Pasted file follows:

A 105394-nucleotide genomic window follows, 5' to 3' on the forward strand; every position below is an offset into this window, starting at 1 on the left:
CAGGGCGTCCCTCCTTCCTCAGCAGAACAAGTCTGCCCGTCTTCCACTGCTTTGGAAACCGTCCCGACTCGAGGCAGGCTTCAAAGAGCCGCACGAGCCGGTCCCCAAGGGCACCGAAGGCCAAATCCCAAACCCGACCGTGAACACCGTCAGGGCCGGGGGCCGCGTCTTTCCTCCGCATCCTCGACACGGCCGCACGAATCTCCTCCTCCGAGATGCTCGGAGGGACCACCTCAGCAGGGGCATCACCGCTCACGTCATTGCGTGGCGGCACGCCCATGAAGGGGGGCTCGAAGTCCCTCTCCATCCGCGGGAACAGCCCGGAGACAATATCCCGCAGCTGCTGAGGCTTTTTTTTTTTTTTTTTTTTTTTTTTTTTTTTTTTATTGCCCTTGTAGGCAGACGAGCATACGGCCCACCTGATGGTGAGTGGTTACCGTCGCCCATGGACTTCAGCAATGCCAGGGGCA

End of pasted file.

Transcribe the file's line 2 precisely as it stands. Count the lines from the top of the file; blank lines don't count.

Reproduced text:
CAGGGCGTCCCTCCTTCCTCAGCAGAACAAGTCTGCCCGTCTTCCACTGCTTTGGAAACCGTCCCGACTCGAGGCAGGCTTCAAAGAGCCGCACGAGCCGGTCCCCAAGGGCACCGAAGGCCAAATCCCAAACCCGACCGTGAACACCGTCAGGGCCGGGGGCCGCGTCTTTCCTCCGCATCCTCGACACGGCCGCACGAATCTCCTCCTCCGAGATGCTCGGAGGGACCACCTCAGCAGGGGCATCACCGCTCACGTCATTGCGTGGCGGCACGCCCATGAAGGGGGGCTCGAAGTCCCTCTCCATCCGCGGGAACAGCCCGGAGACAATATCCCGCAGCTGCTGAGGCTTTTTTTTTTTTTTTTTTTTTTTTTTTTTTTTTTTATTGCCCTTGTAGGCAGACGAGCATACGGCCCACCTGATGGTGAGTGGTTACCGTCGCCCATGGACTTCAGCAATGCCAGGGGCA